Red Sox starter Nick Pivetta goes the distance in a statement game

BOSTON, MA - MAY 18: Nick Pivetta #37 of the Boston Red Sox delivers during the ninth inning of a game against the Houston Astros on May 18, 2022 at Fenway Park in Boston, Massachusetts. (Photo by Maddie Malhotra/Boston Red Sox/Getty Images)
BOSTON, MA - MAY 18: Nick Pivetta #37 of the Boston Red Sox delivers during the ninth inning of a game against the Houston Astros on May 18, 2022 at Fenway Park in Boston, Massachusetts. (Photo by Maddie Malhotra/Boston Red Sox/Getty Images) /

Boston Red Sox starter Nick Pivetta tossed a rare complete game

A collective groan rumbled throughout Fenway Park as the ball sailed over the wall in left-center field for a lead-off home run by Jose Altuve. After ace Nathan Eovaldi tied an MLB record by allowing five home runs in one inning the previous night, Boston Red Sox fans felt they were in for another long night when Nick Pivetta lost the 10-pitch battle to the first batter he faced to put his team in an early hole. That dreadful feeling wouldn’t last long, as Pivetta quickly changed the tone.

Pivetta retired the next 18 batters he faced on his way to an absolute gem. The solo shot by Altuve would be the only run he allowed and a ground rule double by Michael Brantley to lead off the seventh was the only other base runner to reach for the Astros in Pivetta’s nine innings on the mound.

Pivetta delivered the second complete game of his career, with the previous occurrence coming in 2019 when he was a member of the Philadelphia Phillies. A seven-inning effort in Texas last Friday was his only other start this season in which he lasted more than six innings.

This was the first complete game by a Red Sox pitcher since Chris Sale threw one in Kansas City on June 5, 2019. It was the first by a Red Sox pitcher at Fenway Park since Rick Porcello tossed a one-hitter against the Yankees on Aug. 3, 2018.

The Red Sox have rarely allowed their starters to go deep into games this season, noting the dip in performance when facing an opposing lineup for the third time in the game. This is a league-wide trend with most teams leaning heavier than ever on their bullpens.

Pivetta is the first Red Sox starting pitcher to record at least one out in the eighth inning this year. With the Astros lineup turning over for a fourth time in the ninth inning and Pivetta already over the century mark with his pitch count, we had to wonder if Alex Cora was going to allow his starter to finish the job.

According to MassLive’s Chris Cotillo, Cora made his decision as soon as he saw the intensity in the face of Pivetta as he entered the dugout between innings.

"“The way he was looking at me, I was like, ‘I’m going to stay away. He might kill me,’” Cora said. “He had that look. From the bullpen, as soon as he gets in, he goes somewhere else mentally.”"

Pivetta rewarded his manager’s trust by retiring the side in order in the ninth to record the fourth complete game in the majors this season.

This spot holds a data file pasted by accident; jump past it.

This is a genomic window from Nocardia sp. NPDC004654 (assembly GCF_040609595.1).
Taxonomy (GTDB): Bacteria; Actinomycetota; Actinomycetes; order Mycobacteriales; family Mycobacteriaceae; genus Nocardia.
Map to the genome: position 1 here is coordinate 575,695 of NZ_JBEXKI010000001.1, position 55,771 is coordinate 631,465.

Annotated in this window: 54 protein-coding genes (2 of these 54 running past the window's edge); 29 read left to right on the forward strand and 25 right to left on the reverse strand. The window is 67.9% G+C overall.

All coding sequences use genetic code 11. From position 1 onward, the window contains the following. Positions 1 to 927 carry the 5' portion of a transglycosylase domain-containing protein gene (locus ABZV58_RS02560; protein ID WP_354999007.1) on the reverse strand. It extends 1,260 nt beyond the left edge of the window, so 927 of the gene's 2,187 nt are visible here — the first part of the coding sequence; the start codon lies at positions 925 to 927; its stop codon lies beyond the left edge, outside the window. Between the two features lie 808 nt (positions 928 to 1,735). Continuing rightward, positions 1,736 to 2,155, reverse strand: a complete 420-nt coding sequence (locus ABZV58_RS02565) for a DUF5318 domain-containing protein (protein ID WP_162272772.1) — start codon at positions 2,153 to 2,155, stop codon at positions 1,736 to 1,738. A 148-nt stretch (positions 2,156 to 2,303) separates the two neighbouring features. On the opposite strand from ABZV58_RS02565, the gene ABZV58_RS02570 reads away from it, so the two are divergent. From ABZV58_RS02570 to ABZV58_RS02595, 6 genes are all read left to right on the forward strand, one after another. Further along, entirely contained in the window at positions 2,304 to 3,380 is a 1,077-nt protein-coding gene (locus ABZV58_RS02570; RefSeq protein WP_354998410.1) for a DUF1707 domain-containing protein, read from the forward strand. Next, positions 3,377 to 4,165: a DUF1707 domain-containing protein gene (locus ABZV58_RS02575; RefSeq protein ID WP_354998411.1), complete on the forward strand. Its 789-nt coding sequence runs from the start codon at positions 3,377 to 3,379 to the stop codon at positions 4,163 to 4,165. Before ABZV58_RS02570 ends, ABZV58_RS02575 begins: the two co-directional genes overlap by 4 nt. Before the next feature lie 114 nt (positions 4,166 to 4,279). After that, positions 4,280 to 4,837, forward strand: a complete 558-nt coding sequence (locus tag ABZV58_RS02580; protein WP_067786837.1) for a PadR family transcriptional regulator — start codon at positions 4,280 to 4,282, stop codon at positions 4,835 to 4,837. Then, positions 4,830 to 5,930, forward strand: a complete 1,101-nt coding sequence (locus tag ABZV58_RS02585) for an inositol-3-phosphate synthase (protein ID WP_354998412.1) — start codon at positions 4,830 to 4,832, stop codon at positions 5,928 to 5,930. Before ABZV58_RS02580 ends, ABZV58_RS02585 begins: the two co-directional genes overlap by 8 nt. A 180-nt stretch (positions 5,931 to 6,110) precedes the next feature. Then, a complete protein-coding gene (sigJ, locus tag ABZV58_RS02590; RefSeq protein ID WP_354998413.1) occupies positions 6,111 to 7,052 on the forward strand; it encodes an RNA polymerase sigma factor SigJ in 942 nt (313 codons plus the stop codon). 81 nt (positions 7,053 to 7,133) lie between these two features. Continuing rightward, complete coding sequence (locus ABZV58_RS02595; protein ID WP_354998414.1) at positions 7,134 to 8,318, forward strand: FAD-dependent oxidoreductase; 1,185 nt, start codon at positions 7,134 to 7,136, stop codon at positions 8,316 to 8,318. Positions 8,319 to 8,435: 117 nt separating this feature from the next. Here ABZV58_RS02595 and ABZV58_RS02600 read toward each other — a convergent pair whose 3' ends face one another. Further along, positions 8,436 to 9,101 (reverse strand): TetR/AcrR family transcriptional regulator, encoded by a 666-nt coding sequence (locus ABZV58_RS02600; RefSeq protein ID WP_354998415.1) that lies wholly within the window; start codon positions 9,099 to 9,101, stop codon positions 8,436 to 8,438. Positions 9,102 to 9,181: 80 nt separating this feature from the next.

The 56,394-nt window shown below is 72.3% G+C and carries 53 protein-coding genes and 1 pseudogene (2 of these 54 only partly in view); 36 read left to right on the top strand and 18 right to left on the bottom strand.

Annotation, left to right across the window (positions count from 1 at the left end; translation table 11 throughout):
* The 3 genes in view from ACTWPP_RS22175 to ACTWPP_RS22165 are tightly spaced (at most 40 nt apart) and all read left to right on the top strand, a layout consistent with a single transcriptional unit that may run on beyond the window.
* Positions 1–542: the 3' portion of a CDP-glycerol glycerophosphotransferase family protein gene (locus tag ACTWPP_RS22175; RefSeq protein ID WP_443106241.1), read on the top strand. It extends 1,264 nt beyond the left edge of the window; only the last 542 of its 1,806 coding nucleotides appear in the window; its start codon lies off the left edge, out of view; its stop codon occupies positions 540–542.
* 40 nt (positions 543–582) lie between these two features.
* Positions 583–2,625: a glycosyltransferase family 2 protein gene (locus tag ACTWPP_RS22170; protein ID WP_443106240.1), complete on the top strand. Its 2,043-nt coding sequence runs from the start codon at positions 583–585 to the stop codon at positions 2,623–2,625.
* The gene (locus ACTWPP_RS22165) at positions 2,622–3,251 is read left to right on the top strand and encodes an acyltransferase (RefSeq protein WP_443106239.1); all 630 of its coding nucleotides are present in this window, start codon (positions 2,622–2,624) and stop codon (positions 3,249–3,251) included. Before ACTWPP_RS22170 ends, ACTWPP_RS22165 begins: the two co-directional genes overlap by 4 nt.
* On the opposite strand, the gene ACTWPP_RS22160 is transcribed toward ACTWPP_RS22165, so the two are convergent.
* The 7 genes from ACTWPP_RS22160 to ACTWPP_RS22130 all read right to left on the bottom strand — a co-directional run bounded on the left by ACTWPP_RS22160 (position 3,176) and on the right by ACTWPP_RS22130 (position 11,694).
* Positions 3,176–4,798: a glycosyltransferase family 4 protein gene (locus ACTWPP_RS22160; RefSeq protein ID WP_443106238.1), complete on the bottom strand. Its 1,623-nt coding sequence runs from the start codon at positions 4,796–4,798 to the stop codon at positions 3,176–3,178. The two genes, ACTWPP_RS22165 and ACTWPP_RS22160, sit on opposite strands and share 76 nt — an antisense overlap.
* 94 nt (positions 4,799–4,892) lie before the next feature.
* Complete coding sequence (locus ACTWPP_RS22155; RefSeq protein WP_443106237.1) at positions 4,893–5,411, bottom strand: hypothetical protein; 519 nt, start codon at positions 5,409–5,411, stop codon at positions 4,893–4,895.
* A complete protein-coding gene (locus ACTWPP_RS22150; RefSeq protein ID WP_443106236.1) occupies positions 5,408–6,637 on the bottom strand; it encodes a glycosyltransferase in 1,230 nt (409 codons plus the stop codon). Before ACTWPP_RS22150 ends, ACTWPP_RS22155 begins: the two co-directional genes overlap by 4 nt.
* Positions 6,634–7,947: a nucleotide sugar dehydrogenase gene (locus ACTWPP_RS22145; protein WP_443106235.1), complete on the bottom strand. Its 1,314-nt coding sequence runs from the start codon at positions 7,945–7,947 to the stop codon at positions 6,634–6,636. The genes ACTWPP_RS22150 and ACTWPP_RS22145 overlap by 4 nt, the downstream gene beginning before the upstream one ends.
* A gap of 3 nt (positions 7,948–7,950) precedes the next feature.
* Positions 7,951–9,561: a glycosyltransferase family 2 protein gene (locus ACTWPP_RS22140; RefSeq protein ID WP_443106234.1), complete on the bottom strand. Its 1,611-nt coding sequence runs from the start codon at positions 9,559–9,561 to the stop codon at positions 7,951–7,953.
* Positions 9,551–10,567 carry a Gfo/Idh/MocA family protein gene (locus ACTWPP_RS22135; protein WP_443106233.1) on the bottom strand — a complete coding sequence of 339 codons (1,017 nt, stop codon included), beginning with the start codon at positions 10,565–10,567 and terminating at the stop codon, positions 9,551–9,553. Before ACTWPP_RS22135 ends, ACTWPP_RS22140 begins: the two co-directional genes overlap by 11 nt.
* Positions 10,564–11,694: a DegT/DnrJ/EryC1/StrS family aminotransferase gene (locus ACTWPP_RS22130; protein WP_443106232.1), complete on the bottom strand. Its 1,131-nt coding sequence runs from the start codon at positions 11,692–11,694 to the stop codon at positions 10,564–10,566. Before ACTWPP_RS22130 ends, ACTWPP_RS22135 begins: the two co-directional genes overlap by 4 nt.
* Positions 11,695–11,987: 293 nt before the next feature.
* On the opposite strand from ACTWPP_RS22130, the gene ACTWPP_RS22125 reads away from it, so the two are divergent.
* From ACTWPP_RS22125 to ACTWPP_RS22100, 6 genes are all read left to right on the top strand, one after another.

The right-hander was dominant following a quick recovery from his lone blemish to begin the game. Pivetta threw nearly 70 percent of his season-high 112 pitches for strikes, including 19 whiffs, while matching a season-high with eight strikeouts.

Control issues plagued Pivetta throughout a rough patch in April. He allowed 13 walks over 16 1/3 innings through his first four starts of the season. Pivetta didn’t allow a free pass to the Astros and has issued only one walk over his last four starts. His walk rate went from alarming to a reasonable 3.0 BB/9 that would be his best since 2018.

A dip in velocity was another concern early in the season but Pivetta is slowly regaining his mid-90s heat. He averaged 93.6 mph on his four-seam fastball against the Astros, up slightly from his 93 mph average this season, with a max of 95.5 mph, per Baseball Savant.

Pivetta sits in the bottom five percent of the league in average exit velocity. The Astros only hit three balls with an exit velocity over 102 mph, which includes the Altuve homer and Brantley double.

This was a statement win for Pivetta. He has turned his season around with three consecutive brilliant outings but this one felt different. The Chicago White Sox and Texas Rangers have talent in their lineups but both clubs are off to disappointing starts this season, ranking in the bottom half of the majors in runs scored, batting average, on-base percentage and slugging. This time, Pivetta shut down a powerful Astros lineup that ranks third in the AL in runs scored and SLG.

It was also a statement win for the Red Sox against a Houston team that owns the AL’s second-best record. Boston took two out of three in the series, locking in their second consecutive series victory and only their third of the season. They got some revenge against the team that knocked them out in the ALCS last year, continuing an encouraging trend that started when they split a short series against the defending champions in Atlanta last week.

The Red Sox have now won five of their last eight games to climb out of the basement of the AL East. Boston has already been buried in the division race but they sit only 4.5 games out of a Wild Card spot. This season is far from being a lost cause.

The offense is starting to pick up steam with 4+ runs in six of their last eight games, including 15 runs over three games against a strong Houston pitching staff that ranks third in the majors with a 3.01 ERA, per FanGraphs.

As their bats get back on track, Pivetta is doing his part to deliver the pitching this team needs to keep Boston in the game. Many were willing to give up on him following his brutal month to open the season but Pivetta is proving his worth with a stretch that reminds us of how dominant he can be when he’s on top of his game.

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